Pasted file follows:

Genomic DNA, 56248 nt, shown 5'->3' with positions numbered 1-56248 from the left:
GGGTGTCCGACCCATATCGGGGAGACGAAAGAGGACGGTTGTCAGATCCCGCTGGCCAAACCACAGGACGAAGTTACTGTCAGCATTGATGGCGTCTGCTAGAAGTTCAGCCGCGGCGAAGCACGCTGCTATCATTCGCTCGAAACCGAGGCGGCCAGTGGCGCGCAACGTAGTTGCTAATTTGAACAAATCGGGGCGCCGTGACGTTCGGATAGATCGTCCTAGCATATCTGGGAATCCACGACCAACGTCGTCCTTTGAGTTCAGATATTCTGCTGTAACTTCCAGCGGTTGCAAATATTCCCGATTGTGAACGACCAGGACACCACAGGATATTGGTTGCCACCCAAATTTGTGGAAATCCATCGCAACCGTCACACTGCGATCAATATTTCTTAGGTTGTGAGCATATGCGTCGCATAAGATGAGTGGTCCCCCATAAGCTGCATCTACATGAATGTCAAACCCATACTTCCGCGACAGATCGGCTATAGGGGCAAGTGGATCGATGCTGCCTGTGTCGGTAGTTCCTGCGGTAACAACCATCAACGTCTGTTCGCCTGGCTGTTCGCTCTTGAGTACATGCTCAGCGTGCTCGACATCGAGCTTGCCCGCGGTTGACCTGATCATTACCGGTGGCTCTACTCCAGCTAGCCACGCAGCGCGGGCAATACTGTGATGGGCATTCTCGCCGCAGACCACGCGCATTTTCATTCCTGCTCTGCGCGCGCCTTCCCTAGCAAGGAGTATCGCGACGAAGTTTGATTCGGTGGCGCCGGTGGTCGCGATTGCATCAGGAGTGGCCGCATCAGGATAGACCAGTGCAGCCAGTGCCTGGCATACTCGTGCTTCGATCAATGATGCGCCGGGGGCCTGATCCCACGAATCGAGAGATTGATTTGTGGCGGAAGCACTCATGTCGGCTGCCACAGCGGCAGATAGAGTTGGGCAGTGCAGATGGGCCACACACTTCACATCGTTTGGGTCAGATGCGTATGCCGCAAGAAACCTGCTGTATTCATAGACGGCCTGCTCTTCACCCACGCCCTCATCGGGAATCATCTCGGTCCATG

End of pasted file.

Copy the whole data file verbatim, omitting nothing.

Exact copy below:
Genomic DNA, 56248 nt, shown 5'->3' with positions numbered 1-56248 from the left:
GGGTGTCCGACCCATATCGGGGAGACGAAAGAGGACGGTTGTCAGATCCCGCTGGCCAAACCACAGGACGAAGTTACTGTCAGCATTGATGGCGTCTGCTAGAAGTTCAGCCGCGGCGAAGCACGCTGCTATCATTCGCTCGAAACCGAGGCGGCCAGTGGCGCGCAACGTAGTTGCTAATTTGAACAAATCGGGGCGCCGTGACGTTCGGATAGATCGTCCTAGCATATCTGGGAATCCACGACCAACGTCGTCCTTTGAGTTCAGATATTCTGCTGTAACTTCCAGCGGTTGCAAATATTCCCGATTGTGAACGACCAGGACACCACAGGATATTGGTTGCCACCCAAATTTGTGGAAATCCATCGCAACCGTCACACTGCGATCAATATTTCTTAGGTTGTGAGCATATGCGTCGCATAAGATGAGTGGTCCCCCATAAGCTGCATCTACATGAATGTCAAACCCATACTTCCGCGACAGATCGGCTATAGGGGCAAGTGGATCGATGCTGCCTGTGTCGGTAGTTCCTGCGGTAACAACCATCAACGTCTGTTCGCCTGGCTGTTCGCTCTTGAGTACATGCTCAGCGTGCTCGACATCGAGCTTGCCCGCGGTTGACCTGATCATTACCGGTGGCTCTACTCCAGCTAGCCACGCAGCGCGGGCAATACTGTGATGGGCATTCTCGCCGCAGACCACGCGCATTTTCATTCCTGCTCTGCGCGCGCCTTCCCTAGCAAGGAGTATCGCGACGAAGTTTGATTCGGTGGCGCCGGTGGTCGCGATTGCATCAGGAGTGGCCGCATCAGGATAGACCAGTGCAGCCAGTGCCTGGCATACTCGTGCTTCGATCAATGATGCGCCGGGGGCCTGATCCCACGAATCGAGAGATTGATTTGTGGCGGAAGCACTCATGTCGGCTGCCACAGCGGCAGATAGAGTTGGGCAGTGCAGATGGGCCACACACTTCACATCGTTTGGGTCAGATGCGTATGCCGCAAGAAACCTGCTGTATTCATAGACGGCCTGCTCTTCACCCACGCCCTCATCGGGAATCATCTCGGTCCATG